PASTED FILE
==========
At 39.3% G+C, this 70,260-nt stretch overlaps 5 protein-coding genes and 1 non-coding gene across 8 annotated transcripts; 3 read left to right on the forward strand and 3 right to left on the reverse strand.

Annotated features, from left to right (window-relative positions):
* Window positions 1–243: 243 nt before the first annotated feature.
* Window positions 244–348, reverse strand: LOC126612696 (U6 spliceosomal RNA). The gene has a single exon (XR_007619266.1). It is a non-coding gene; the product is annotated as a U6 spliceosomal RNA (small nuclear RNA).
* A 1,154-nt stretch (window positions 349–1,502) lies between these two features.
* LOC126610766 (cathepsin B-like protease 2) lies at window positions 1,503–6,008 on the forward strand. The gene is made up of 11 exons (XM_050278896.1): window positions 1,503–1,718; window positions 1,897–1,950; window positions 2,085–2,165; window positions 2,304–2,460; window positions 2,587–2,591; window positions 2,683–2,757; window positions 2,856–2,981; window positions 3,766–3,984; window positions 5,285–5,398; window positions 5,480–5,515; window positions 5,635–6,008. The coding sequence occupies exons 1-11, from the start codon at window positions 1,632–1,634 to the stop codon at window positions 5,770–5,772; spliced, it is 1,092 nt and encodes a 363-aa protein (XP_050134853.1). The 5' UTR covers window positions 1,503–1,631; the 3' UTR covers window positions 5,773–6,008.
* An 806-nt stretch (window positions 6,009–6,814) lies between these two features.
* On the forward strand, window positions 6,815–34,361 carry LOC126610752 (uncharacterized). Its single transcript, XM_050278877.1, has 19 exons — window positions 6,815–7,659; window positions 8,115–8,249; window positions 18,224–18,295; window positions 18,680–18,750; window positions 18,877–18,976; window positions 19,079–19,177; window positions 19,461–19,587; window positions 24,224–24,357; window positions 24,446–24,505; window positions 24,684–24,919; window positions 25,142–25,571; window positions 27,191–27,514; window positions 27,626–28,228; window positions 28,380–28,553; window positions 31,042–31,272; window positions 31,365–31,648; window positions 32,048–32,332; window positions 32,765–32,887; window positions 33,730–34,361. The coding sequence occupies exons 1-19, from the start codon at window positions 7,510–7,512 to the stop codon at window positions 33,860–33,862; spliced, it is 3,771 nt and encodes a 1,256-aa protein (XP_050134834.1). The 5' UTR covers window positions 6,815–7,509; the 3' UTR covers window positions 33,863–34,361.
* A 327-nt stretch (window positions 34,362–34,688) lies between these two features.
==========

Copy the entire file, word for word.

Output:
At 39.3% G+C, this 70,260-nt stretch overlaps 5 protein-coding genes and 1 non-coding gene across 8 annotated transcripts; 3 read left to right on the forward strand and 3 right to left on the reverse strand.

Annotated features, from left to right (window-relative positions):
* Window positions 1–243: 243 nt before the first annotated feature.
* Window positions 244–348, reverse strand: LOC126612696 (U6 spliceosomal RNA). The gene has a single exon (XR_007619266.1). It is a non-coding gene; the product is annotated as a U6 spliceosomal RNA (small nuclear RNA).
* A 1,154-nt stretch (window positions 349–1,502) lies between these two features.
* LOC126610766 (cathepsin B-like protease 2) lies at window positions 1,503–6,008 on the forward strand. The gene is made up of 11 exons (XM_050278896.1): window positions 1,503–1,718; window positions 1,897–1,950; window positions 2,085–2,165; window positions 2,304–2,460; window positions 2,587–2,591; window positions 2,683–2,757; window positions 2,856–2,981; window positions 3,766–3,984; window positions 5,285–5,398; window positions 5,480–5,515; window positions 5,635–6,008. The coding sequence occupies exons 1-11, from the start codon at window positions 1,632–1,634 to the stop codon at window positions 5,770–5,772; spliced, it is 1,092 nt and encodes a 363-aa protein (XP_050134853.1). The 5' UTR covers window positions 1,503–1,631; the 3' UTR covers window positions 5,773–6,008.
* An 806-nt stretch (window positions 6,009–6,814) lies between these two features.
* On the forward strand, window positions 6,815–34,361 carry LOC126610752 (uncharacterized). Its single transcript, XM_050278877.1, has 19 exons — window positions 6,815–7,659; window positions 8,115–8,249; window positions 18,224–18,295; window positions 18,680–18,750; window positions 18,877–18,976; window positions 19,079–19,177; window positions 19,461–19,587; window positions 24,224–24,357; window positions 24,446–24,505; window positions 24,684–24,919; window positions 25,142–25,571; window positions 27,191–27,514; window positions 27,626–28,228; window positions 28,380–28,553; window positions 31,042–31,272; window positions 31,365–31,648; window positions 32,048–32,332; window positions 32,765–32,887; window positions 33,730–34,361. The coding sequence occupies exons 1-19, from the start codon at window positions 7,510–7,512 to the stop codon at window positions 33,860–33,862; spliced, it is 3,771 nt and encodes a 1,256-aa protein (XP_050134834.1). The 5' UTR covers window positions 6,815–7,509; the 3' UTR covers window positions 33,863–34,361.
* A 327-nt stretch (window positions 34,362–34,688) lies between these two features.